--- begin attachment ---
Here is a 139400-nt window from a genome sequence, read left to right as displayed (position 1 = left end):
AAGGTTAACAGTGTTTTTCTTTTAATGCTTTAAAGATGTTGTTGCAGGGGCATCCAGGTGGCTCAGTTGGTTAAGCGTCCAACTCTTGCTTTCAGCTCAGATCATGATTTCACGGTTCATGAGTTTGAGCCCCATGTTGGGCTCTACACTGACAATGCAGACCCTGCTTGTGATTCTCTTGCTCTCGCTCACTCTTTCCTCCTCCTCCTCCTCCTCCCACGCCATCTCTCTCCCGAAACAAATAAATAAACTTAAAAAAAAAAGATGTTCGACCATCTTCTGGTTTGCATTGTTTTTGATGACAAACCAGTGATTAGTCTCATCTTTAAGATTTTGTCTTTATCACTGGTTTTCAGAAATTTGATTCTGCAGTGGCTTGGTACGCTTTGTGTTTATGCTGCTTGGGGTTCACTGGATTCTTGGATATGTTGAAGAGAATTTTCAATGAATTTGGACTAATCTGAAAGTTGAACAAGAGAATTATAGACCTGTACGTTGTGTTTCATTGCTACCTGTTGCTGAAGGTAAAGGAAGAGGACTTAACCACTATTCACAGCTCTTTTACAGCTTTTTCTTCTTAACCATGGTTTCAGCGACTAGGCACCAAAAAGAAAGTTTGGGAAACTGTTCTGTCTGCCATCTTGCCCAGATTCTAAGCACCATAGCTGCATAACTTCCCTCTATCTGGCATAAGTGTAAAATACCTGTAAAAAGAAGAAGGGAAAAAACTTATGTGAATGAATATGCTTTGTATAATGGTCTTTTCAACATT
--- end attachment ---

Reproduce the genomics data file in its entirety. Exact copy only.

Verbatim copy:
Here is a 139400-nt window from a genome sequence, read left to right as displayed (position 1 = left end):
AAGGTTAACAGTGTTTTTCTTTTAATGCTTTAAAGATGTTGTTGCAGGGGCATCCAGGTGGCTCAGTTGGTTAAGCGTCCAACTCTTGCTTTCAGCTCAGATCATGATTTCACGGTTCATGAGTTTGAGCCCCATGTTGGGCTCTACACTGACAATGCAGACCCTGCTTGTGATTCTCTTGCTCTCGCTCACTCTTTCCTCCTCCTCCTCCTCCTCCCACGCCATCTCTCTCCCGAAACAAATAAATAAACTTAAAAAAAAAAGATGTTCGACCATCTTCTGGTTTGCATTGTTTTTGATGACAAACCAGTGATTAGTCTCATCTTTAAGATTTTGTCTTTATCACTGGTTTTCAGAAATTTGATTCTGCAGTGGCTTGGTACGCTTTGTGTTTATGCTGCTTGGGGTTCACTGGATTCTTGGATATGTTGAAGAGAATTTTCAATGAATTTGGACTAATCTGAAAGTTGAACAAGAGAATTATAGACCTGTACGTTGTGTTTCATTGCTACCTGTTGCTGAAGGTAAAGGAAGAGGACTTAACCACTATTCACAGCTCTTTTACAGCTTTTTCTTCTTAACCATGGTTTCAGCGACTAGGCACCAAAAAGAAAGTTTGGGAAACTGTTCTGTCTGCCATCTTGCCCAGATTCTAAGCACCATAGCTGCATAACTTCCCTCTATCTGGCATAAGTGTAAAATACCTGTAAAAAGAAGAAGGGAAAAAACTTATGTGAATGAATATGCTTTGTATAATGGTCTTTTCAACATT